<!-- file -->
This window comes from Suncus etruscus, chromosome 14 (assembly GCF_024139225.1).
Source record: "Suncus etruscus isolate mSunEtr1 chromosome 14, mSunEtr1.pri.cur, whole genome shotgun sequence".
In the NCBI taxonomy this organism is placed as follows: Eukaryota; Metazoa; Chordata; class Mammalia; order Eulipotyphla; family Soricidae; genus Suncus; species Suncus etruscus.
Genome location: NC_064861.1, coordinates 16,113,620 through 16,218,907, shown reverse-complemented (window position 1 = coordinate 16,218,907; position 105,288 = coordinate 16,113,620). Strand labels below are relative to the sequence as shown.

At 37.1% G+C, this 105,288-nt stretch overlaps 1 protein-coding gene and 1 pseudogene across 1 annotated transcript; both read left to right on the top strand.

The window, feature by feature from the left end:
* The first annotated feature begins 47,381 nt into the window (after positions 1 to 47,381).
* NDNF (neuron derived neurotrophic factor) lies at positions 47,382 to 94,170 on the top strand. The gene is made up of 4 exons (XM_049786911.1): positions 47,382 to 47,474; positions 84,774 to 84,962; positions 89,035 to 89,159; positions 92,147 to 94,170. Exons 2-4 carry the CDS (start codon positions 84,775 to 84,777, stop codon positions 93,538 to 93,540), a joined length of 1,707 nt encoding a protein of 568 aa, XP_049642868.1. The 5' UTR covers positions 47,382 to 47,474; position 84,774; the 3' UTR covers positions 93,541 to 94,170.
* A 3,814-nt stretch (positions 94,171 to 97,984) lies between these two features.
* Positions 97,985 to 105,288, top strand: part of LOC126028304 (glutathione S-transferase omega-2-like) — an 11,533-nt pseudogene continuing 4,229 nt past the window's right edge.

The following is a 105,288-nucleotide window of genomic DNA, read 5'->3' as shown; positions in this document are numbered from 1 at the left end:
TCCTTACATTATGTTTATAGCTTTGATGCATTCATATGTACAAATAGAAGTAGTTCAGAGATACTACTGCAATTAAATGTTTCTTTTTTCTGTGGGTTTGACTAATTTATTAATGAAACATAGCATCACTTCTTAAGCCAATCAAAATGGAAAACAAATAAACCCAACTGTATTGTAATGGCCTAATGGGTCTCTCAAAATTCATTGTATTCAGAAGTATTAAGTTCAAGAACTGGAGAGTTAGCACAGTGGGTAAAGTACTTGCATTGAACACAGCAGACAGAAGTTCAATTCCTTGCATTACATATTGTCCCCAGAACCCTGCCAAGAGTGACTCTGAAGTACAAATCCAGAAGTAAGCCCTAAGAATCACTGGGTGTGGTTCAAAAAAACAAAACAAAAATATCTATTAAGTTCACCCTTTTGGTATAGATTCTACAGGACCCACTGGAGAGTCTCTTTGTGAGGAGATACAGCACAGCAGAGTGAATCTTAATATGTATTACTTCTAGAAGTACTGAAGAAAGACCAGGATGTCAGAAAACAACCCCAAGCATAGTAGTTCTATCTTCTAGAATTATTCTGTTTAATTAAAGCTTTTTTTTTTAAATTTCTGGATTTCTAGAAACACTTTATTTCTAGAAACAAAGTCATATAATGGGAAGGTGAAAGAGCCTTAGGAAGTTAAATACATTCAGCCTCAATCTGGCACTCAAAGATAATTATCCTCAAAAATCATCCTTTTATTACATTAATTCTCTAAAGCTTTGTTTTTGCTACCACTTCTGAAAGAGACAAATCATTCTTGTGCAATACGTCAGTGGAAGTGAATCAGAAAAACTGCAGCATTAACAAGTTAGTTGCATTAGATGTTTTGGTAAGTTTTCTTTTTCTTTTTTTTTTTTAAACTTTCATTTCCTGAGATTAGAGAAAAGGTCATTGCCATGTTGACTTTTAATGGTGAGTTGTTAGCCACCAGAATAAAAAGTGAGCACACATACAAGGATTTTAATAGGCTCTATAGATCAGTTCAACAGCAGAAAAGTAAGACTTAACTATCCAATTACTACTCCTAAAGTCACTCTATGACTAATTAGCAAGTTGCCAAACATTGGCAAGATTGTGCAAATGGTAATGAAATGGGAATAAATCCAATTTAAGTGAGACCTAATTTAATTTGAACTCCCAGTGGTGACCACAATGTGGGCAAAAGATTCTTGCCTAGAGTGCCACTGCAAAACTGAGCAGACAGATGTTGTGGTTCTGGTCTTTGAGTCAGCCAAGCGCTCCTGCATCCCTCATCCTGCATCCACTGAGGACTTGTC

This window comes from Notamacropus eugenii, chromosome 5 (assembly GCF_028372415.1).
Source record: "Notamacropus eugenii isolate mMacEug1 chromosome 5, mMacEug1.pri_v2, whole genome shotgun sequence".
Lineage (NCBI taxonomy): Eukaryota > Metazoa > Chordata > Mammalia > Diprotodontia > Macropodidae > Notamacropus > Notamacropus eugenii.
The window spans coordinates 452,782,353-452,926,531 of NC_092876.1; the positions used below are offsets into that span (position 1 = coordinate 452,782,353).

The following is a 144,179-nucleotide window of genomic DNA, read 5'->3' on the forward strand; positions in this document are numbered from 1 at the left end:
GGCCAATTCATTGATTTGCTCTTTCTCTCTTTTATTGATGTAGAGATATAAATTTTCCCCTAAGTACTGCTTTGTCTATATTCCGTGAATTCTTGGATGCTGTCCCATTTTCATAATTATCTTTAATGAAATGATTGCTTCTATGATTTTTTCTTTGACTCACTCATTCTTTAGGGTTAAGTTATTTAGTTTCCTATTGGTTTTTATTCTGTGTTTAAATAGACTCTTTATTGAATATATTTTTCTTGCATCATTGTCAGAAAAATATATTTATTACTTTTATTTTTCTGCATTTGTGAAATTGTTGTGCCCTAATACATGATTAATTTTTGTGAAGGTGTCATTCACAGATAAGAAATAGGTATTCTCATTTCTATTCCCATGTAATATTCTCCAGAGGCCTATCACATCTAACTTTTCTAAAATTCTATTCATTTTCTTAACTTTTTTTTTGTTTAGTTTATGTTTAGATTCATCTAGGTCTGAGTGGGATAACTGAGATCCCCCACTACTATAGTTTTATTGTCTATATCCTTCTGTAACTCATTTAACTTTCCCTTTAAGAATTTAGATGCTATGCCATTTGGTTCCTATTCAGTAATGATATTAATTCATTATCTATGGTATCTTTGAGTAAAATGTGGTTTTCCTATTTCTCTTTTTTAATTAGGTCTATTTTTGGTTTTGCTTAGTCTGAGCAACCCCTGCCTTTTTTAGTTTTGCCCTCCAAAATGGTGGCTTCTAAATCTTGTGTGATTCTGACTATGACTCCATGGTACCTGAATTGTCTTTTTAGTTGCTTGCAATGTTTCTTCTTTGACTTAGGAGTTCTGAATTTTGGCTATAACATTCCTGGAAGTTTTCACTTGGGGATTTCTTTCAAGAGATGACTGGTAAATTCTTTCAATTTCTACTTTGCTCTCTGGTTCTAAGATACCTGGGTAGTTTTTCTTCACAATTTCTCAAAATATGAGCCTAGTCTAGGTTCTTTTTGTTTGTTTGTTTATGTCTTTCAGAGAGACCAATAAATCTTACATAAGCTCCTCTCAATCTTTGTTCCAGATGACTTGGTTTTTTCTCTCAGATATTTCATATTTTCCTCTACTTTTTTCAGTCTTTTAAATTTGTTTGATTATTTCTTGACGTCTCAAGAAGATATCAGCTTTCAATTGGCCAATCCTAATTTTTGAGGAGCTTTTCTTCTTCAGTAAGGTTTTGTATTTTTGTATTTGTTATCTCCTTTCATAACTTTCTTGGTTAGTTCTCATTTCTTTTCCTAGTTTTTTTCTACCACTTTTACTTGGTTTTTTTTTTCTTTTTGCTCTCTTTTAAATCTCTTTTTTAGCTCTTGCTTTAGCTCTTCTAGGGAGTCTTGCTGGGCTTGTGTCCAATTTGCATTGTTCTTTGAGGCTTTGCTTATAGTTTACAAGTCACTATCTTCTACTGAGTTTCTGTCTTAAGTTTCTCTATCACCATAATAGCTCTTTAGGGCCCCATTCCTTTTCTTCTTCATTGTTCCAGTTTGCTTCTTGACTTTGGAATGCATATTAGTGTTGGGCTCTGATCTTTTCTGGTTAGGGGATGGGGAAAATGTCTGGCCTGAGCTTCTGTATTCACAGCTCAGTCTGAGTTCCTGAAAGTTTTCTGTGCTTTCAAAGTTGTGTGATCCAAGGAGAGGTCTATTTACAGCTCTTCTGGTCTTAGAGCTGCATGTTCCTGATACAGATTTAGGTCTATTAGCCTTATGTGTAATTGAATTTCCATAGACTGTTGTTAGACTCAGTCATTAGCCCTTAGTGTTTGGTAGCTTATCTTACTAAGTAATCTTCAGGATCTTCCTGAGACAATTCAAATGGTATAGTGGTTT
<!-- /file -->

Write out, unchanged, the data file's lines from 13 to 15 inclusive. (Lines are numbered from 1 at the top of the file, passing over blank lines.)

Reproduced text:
This window comes from Notamacropus eugenii, chromosome 5 (assembly GCF_028372415.1).
Source record: "Notamacropus eugenii isolate mMacEug1 chromosome 5, mMacEug1.pri_v2, whole genome shotgun sequence".
Lineage (NCBI taxonomy): Eukaryota > Metazoa > Chordata > Mammalia > Diprotodontia > Macropodidae > Notamacropus > Notamacropus eugenii.